Vertebrate rod and cone photoreceptors detect light via a specialized organelle called the outer segment. This structure is packed with light-sensitive molecules known as visual pigments that consist of a G-protein-coupled, seven-transmembrane protein known as opsin, and a chromophore prosthetic group, either 11-cis retinal (‘A1’) or 11-cis 3,4-didehydroretinal (‘A2’). The enzyme cyp27c1 converts A1 into A2 in the retinal pigment epithelium. Replacing A1 with A2 in a visual pigment red-shifts its spectral sensitivity and broadens its bandwidth of absorption at the expense of decreased photosensitivity and increased thermal noise. The use of vitamin A2-based visual pigments is strongly associated with the occupation of aquatic habitats in which the ambient light is red-shifted. By modulating the A1/A2 ratio in the retina, an organism can dynamically tune the spectral sensitivity of the visual system to better match the predominant wavelengths of light in its environment. As many as a quarter of all vertebrate species utilize A2, at least during a part of their life cycle or under certain environmental conditions. A2 utilization therefore represents an important and widespread mechanism of sensory plasticity. This review provides an up-to-date account of the A1/A2 chromophore exchange system.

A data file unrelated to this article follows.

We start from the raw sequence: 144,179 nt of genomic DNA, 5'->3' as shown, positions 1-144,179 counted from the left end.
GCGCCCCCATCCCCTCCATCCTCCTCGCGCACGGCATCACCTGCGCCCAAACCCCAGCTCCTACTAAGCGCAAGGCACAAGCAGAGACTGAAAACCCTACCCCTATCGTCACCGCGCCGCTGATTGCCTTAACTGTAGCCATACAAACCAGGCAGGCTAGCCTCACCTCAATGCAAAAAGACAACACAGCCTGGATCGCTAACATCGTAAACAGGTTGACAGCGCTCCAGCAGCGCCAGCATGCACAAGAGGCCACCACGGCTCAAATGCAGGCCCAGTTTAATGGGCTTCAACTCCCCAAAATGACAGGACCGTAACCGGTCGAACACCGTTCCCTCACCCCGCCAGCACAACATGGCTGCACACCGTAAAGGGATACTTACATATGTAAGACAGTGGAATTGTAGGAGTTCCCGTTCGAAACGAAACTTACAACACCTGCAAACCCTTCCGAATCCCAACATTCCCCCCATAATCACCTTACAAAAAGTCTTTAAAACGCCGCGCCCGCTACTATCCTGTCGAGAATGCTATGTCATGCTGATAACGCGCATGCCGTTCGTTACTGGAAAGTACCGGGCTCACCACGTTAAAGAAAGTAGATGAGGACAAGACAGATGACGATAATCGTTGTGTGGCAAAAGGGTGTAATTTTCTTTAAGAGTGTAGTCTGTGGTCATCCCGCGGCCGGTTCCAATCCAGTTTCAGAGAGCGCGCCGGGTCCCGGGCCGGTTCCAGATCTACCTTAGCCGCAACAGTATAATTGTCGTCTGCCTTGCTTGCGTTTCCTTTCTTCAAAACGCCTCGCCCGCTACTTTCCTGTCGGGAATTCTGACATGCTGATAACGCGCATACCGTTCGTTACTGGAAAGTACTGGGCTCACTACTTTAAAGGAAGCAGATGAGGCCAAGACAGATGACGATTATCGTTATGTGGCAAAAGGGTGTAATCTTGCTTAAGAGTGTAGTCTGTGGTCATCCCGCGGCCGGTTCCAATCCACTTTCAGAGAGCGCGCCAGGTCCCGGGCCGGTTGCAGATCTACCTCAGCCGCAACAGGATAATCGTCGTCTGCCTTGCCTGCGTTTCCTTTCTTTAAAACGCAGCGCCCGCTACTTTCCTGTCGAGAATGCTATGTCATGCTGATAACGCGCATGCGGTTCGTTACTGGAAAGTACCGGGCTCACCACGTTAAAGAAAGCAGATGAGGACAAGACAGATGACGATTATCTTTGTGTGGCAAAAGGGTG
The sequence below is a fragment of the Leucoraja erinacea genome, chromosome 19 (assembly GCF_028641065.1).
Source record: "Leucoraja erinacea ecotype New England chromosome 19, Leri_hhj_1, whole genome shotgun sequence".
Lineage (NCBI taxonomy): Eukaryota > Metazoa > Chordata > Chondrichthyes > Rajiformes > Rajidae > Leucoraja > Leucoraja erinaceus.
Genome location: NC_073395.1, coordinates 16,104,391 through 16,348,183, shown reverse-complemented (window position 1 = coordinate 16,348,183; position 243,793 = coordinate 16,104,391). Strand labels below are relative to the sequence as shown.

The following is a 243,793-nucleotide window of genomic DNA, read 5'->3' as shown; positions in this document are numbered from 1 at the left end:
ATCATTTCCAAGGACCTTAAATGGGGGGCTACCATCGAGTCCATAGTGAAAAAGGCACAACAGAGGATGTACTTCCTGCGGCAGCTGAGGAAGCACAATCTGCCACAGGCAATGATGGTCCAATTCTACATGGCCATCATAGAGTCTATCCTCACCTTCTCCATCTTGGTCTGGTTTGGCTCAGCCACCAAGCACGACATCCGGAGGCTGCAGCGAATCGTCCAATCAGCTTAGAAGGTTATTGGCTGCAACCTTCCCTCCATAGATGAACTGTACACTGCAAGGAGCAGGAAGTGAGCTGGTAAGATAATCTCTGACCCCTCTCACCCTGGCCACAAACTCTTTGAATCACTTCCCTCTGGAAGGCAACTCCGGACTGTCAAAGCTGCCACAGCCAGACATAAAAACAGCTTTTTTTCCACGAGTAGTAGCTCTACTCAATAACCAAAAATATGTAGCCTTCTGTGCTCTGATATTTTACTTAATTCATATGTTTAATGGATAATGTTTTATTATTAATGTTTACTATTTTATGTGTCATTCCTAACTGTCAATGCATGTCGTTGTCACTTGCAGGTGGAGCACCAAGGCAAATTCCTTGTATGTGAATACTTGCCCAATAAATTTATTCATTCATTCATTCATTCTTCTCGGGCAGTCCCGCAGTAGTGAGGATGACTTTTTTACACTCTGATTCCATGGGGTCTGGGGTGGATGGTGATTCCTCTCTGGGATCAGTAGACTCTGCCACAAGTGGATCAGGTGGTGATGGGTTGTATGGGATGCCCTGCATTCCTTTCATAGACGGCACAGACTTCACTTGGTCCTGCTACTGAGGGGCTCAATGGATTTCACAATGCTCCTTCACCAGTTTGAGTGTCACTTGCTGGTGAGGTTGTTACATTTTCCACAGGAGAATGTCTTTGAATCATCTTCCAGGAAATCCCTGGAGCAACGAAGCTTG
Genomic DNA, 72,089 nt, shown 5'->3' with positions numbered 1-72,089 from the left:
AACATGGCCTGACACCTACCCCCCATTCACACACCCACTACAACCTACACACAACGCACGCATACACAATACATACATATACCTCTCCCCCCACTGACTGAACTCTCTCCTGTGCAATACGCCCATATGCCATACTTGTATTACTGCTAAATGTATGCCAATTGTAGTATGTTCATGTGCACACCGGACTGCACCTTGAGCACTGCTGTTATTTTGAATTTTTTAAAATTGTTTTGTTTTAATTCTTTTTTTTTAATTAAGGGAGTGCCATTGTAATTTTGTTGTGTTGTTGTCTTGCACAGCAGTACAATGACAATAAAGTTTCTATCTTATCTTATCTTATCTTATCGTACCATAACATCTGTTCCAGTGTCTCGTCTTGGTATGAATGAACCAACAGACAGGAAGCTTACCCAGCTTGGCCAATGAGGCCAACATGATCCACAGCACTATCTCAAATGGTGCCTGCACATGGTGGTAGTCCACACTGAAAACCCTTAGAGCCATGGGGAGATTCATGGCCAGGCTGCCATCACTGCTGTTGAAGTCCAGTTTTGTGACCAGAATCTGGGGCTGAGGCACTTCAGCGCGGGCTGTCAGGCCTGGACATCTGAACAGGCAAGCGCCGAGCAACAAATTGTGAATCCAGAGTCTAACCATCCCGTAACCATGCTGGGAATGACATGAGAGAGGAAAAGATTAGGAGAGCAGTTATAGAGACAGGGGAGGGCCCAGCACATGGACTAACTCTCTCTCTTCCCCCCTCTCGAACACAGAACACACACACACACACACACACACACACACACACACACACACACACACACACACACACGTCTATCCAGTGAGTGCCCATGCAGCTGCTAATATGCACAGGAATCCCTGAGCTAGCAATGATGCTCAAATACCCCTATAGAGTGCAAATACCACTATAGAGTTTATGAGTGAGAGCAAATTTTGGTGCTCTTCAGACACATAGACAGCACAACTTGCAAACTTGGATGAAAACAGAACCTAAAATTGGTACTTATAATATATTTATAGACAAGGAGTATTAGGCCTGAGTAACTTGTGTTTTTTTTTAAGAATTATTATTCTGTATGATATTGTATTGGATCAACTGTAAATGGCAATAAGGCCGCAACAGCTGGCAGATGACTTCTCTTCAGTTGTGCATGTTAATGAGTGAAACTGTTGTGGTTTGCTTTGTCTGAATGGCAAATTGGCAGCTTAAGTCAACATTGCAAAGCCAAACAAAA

Original languageEnglish
Pages (from-to)145-155
Number of pages11
JournalDevelopmental Biology
StatePublished - Jul 2021


  • Chromophore
  • Cones
  • Opsins
  • Photoreceptors
  • Porphyropsin
  • Retina
  • Rods
  • Sensory plasticity
  • Spectral tuning
  • Visual ecology
  • Visual pigments
  • Visual plasticity
  • Vitamin A
  • Vitamin A


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